A good strategy is to pretend you’re already the boss. To be an effective leader, you need to be diplomatic in how you talk about your employees. The same is true if you want to make partner.

And absolutely, positively, do not vent on social media about coworkers (or worse yet, bosses). Someone will find it, and it will come back to you. Stick to lolcats and Gene Wilder memes and you’ll be much better off.

Social media gaffes have torpedoed so many careers that we feel it’s necessary to go biblical on this one. From the Gospel of Luke: “There is nothing hidden that will not be revealed, and nothing concealed that will not be illuminated.”

A firm where you can make partner fast

As we mentioned earlier, Duggan Joiner is one company that’s offering accelerated partner tracks.

The Central Florida firm has been around for nearly 100 years, and for good reason. It’s the premier audit and tax firm in Ocala, and its flatter corporate structure allows for maximum communication and faster employee advancement.

Duggan Joiner bakes learning and growing into their identity and culture, with a vast array of opportunities available to even the newest employees. And with a number of older partners set to retire soon, it’s looking to recruit people now who can fill those seats.

Apply for a job at Duggan, Joiner & Company

Duggan Joiner is hiring, and it’s looking for qualified candidates who can get on the partner track immediately. If that sounds like you, click one of the links below to apply for a specific position.

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Company: Morgan Stanley
Location: New York
Title: Associate/Manager
Description: Associate or Manager for our Legal Entity Accounting & Disclosure Group. Responsibilities will include gaining an understanding of the firm’s equity financing products, derivatives and securities lending business in order to assist in producing and analyzing many of the division’s financial accounting disclosures.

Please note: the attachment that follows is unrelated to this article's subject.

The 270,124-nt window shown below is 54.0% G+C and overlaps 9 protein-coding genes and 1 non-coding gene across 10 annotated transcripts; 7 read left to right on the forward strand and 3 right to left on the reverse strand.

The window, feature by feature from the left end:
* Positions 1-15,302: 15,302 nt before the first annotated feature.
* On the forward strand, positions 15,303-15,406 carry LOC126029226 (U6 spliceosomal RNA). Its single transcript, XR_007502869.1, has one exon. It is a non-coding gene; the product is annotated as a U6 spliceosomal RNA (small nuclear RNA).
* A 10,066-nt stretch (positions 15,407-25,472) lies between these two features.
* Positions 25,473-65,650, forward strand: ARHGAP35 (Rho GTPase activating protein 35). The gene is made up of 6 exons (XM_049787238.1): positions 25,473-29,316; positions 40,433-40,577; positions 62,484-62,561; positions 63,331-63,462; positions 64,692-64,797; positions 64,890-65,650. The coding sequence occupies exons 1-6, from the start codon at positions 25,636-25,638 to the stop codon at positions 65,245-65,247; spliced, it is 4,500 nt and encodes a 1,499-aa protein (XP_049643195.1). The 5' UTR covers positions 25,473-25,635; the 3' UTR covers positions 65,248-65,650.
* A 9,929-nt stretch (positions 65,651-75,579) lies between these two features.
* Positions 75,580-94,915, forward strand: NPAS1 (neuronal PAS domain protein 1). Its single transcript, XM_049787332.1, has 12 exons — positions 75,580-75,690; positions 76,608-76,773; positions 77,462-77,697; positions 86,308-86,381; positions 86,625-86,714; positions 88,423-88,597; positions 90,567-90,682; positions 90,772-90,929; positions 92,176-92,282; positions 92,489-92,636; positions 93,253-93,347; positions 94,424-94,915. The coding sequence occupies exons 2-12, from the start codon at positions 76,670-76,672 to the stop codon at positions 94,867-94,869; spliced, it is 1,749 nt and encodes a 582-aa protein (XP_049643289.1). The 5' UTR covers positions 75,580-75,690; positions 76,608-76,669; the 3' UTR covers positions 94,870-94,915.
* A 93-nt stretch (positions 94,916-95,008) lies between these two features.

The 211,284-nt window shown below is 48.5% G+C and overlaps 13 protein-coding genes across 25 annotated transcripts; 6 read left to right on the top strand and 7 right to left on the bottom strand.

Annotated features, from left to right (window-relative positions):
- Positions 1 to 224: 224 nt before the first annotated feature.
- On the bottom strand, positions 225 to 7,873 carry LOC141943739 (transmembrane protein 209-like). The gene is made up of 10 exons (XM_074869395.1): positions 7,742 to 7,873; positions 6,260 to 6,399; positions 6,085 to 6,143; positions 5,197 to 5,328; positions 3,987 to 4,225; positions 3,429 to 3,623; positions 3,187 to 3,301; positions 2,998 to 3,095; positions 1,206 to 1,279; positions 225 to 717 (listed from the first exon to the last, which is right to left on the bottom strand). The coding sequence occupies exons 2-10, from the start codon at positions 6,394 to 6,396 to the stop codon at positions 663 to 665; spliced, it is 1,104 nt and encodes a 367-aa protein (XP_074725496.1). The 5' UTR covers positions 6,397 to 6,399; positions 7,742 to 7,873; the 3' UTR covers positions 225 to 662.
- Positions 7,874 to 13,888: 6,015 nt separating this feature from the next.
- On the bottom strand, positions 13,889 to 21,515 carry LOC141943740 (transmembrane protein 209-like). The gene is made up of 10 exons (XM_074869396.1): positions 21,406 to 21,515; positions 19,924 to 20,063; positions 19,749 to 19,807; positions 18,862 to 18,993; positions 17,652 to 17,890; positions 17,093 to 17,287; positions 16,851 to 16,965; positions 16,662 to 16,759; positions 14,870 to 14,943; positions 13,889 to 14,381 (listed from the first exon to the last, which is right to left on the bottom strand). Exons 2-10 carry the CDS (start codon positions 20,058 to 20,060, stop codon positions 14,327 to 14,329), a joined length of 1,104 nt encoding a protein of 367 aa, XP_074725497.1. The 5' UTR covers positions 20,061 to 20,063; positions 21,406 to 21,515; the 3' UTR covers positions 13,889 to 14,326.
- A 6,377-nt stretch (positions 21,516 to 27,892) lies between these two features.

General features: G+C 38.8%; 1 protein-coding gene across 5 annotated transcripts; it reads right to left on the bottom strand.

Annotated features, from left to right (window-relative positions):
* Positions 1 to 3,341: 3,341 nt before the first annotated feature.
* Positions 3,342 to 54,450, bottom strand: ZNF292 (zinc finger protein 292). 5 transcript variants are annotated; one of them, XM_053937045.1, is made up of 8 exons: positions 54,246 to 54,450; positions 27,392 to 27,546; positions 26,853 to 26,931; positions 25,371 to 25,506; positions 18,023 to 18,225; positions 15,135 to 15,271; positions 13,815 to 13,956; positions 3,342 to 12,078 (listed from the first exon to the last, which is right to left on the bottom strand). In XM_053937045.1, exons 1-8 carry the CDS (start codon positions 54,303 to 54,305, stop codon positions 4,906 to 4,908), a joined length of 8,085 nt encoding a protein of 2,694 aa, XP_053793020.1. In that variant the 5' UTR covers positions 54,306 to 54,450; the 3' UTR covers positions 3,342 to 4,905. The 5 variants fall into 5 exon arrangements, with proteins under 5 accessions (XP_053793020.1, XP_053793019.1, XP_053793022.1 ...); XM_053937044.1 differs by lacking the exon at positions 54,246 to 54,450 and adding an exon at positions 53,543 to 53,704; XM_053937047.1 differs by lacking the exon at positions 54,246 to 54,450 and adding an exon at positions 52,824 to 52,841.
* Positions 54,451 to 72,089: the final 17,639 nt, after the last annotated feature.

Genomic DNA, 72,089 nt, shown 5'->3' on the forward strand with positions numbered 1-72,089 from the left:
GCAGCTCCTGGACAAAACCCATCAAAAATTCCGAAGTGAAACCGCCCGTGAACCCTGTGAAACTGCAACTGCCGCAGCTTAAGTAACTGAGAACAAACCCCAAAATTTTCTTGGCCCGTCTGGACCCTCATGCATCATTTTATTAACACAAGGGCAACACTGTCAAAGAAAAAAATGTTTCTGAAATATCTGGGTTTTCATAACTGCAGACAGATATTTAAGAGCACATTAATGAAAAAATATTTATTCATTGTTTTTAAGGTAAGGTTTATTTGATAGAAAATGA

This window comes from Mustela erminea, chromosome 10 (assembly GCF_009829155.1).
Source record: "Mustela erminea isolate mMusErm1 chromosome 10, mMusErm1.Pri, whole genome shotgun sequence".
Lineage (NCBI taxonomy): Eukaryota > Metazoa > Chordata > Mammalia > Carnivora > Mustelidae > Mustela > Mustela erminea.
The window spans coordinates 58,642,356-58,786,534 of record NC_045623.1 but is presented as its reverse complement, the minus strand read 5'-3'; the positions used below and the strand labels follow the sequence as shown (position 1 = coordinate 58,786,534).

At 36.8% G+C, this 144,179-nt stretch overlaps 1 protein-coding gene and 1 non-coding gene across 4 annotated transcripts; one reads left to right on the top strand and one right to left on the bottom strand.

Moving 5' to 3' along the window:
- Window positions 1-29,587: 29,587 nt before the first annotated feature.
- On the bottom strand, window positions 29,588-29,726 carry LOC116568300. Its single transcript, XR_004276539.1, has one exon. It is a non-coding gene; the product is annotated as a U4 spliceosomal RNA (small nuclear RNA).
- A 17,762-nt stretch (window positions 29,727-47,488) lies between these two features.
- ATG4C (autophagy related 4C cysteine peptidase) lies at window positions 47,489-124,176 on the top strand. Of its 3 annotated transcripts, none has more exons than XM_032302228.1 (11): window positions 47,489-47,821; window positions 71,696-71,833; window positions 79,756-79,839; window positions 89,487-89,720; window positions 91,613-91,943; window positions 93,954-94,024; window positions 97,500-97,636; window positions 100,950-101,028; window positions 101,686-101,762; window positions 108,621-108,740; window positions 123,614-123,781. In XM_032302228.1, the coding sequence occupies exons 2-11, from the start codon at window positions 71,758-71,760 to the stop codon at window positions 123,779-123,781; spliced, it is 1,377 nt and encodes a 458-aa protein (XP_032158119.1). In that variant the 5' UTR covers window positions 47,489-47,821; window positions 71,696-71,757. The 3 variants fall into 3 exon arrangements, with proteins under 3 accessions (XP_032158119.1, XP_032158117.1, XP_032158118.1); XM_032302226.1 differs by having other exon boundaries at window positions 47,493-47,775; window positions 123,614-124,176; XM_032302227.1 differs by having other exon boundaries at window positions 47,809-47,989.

Skills Required: BS or BA in Finance and/or Accounting, CPA preferred; 3-5 years of experience in Public Accounting and/or financial services industry; Must have thorough understanding of FAS 133, FAS 140, FIN 46, FAS 157 and FAS 161 FASB pronouncements
See the full description at the GC Career Center and if this position doesn’t tickle your get your ass off the couch/ship-jumping bone, go to the main page and find your next temporary dream job.

Recruiting: Considering the Non-Big 4 Employers

BelushiCollege.jpgAs recruiting continues this week, we’ll put out the idea of opting to starting your career with a firm or company as opposed to starting at a Big 4 firm. Regardless of the Big 4’s dominance of the BW list, there are several smaller firms that make good offers and all businesses need number crunchers to track all the bloody money.
And this year, since many of the Big 4 don’t appear to be making as many offers, going with a national or regional firm or private company becomes a serious option for many recruits.
For the recruits out there, are you giving serious consideration to taking a position with a non-Big 4 firm? For the rest of you, is starting your career at a Big 4 the only way to go or can relative happiness and success be found elsewhere?
Discuss in the comments.